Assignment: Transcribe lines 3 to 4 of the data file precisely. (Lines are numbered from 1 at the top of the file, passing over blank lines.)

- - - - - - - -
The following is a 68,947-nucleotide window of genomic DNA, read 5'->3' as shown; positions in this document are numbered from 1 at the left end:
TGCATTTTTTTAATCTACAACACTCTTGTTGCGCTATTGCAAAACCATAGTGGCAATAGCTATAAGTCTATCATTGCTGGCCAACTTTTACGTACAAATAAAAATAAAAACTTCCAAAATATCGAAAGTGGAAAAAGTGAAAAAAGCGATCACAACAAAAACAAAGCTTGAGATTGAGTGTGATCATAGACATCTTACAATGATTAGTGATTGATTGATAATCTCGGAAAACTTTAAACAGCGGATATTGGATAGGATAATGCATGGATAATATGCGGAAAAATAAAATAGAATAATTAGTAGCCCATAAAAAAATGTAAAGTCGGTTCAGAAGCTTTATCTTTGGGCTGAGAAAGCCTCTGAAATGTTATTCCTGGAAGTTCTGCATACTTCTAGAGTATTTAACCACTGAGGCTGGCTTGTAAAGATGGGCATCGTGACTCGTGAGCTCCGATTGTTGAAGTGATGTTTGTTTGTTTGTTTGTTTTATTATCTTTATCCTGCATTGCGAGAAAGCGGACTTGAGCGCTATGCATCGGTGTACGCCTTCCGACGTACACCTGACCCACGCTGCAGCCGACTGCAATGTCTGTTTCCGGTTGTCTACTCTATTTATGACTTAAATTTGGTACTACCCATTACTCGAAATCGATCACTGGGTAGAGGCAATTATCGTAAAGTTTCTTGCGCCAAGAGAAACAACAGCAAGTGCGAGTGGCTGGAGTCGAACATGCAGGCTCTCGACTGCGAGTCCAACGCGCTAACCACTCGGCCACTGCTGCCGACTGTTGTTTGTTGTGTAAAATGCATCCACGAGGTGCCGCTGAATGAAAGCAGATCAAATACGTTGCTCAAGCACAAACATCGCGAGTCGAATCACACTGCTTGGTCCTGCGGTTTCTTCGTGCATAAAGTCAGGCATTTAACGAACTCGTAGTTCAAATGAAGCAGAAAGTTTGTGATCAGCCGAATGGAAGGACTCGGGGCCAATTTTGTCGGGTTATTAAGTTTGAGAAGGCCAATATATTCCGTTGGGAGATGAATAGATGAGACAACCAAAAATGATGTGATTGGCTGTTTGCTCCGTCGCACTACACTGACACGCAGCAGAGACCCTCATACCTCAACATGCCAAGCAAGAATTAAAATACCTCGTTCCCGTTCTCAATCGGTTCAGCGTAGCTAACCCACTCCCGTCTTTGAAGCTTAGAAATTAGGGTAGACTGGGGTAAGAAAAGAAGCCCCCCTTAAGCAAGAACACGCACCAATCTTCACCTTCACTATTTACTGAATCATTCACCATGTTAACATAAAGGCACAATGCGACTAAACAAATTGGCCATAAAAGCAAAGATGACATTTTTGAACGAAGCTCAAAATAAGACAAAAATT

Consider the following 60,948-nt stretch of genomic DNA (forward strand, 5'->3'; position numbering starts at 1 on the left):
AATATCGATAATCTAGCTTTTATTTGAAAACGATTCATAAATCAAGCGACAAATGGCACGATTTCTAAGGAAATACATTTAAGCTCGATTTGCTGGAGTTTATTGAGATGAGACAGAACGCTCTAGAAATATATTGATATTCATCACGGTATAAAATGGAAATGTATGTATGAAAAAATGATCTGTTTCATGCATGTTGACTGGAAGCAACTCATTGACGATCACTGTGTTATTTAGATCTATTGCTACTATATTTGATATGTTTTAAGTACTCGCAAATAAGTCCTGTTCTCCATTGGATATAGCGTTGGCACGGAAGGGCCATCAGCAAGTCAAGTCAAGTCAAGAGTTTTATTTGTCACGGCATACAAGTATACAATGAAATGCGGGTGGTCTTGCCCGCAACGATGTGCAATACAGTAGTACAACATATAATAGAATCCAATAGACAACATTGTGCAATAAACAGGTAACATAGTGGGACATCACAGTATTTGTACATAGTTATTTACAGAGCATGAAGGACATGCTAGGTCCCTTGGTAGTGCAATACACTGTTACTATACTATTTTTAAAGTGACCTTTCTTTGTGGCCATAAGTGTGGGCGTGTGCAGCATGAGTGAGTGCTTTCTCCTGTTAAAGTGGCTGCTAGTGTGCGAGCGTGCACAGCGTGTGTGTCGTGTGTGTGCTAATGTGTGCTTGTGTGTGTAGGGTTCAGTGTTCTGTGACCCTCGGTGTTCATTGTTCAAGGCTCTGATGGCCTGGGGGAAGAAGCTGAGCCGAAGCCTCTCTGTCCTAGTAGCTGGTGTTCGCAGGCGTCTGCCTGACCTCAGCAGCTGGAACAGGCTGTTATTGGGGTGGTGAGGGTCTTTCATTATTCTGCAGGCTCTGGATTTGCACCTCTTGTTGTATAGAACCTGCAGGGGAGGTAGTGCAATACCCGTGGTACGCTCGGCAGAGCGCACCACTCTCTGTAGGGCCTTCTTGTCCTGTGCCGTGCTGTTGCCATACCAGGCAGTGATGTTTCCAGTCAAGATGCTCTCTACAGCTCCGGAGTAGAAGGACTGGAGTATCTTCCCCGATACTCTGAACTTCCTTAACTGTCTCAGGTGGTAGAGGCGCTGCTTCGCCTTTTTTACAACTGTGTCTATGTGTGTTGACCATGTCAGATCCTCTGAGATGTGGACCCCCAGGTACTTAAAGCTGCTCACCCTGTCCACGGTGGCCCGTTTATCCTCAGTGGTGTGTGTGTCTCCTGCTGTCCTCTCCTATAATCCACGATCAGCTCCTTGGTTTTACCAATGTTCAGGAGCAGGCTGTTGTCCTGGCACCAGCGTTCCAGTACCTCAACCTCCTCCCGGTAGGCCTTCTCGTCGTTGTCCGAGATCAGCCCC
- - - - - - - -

Consider the following 60,948-nt stretch of genomic DNA (forward strand, 5'->3'; position numbering starts at 1 on the left):
AATATCGATAATCTAGCTTTTATTTGAAAACGATTCATAAATCAAGCGACAAATGGCACGATTTCTAAGGAAATACATTTAAGCTCGATTTGCTGGAGTTTATTGAGATGAGACAGAACGCTCTAGAAATATATTGATATTCATCACGGTATAAAATGGAAATGTATGTATGAAAAAATGATCTGTTTCATGCATGTTGACTGGAAGCAACTCATTGACGATCACTGTGTTATTTAGATCTATTGCTACTATATTTGATATGTTTTAAGTACTCGCAAATAAGTCCTGTTCTCCATTGGATATAGCGTTGGCACGGAAGGGCCATCAGCAAGTCAAGTCAAGTCAAGAGTTTTATTTGTCACGGCATACAAGTATACAATGAAATGCGGGTGGTCTTGCCCGCAACGATGTGCAATACAGTAGTACAACATATAATAGAATCCAATAGACAACATTGTGCAATAAACAGGTAACATAGTGGGACATCACAGTATTTGTACATAGTTATTTACAGAGCATGAAGGACATGCTAGGTCCCTTGGTAGTGCAATACACTGTTACTATACTATTTTTAAAGTGACCTTTCTTTGTGGCCATAAGTGTGGGCGTGTGCAGCATGAGTGAGTGCTTTCTCCTGTTAAAGTGGCTGCTAGTGTGCGAGCGTGCACAGCGTGTGTGTCGTGTGTGTGCTAATGTGTGCTTGTGTGTGTAGGGTTCAGTGTTCTGTGACCCTCGGTGTTCATTGTTCAAGGCTCTGATGGCCTGGGGGAAGAAGCTGAGCCGAAGCCTCTCTGTCCTAGTAGCTGGTGTTCGCAGGCGTCTGCCTGACCTCAGCAGCTGGAACAGGCTGTTATTGGGGTGGTGAGGGTCTTTCATTATTCTGCAGGCTCTGGATTTGCACCTCTTGTTGTATAGAACCTGCAGGGGAGGTAGTGCAATACCCGTGGTACGCTCGGCAGAGCGCACCACTCTCTGTAGGGCCTTCTTGTCCTGTGCCGTGCTGTTGCCATACCAGGCAGTGATGTTTCCAGTCAAGATGCTCTCTACAGCTCCGGAGTAGAAGGACTGGAGTATCTTCCCCGATACTCTGAACTTCCTTAACTGTCTCAGGTGGTAGAGGCGCTGCTTCGCCTTTTTTACAACTGTGTCTATGTGTGTTGACCATGTCAGATCCTCTGAGATGTGGACCCCCAGGTACTTAAAGCTGCTCACCCTGTCCACGGTGGCCCGTTTATCCTCAGTGGTGTGTGTGTCTCCTGCTGTCCTCTCCTATAATCCACGATCAGCTCCTTGGTTTTACCAATGTTCAGGAGCAGGCTGTTGTCCTGGCACCAGCGTTCCAGTACCTCAACCTCCTCCCGGTAGGCCTTCTCGTCGTTGTCCGAGATCAGCCCC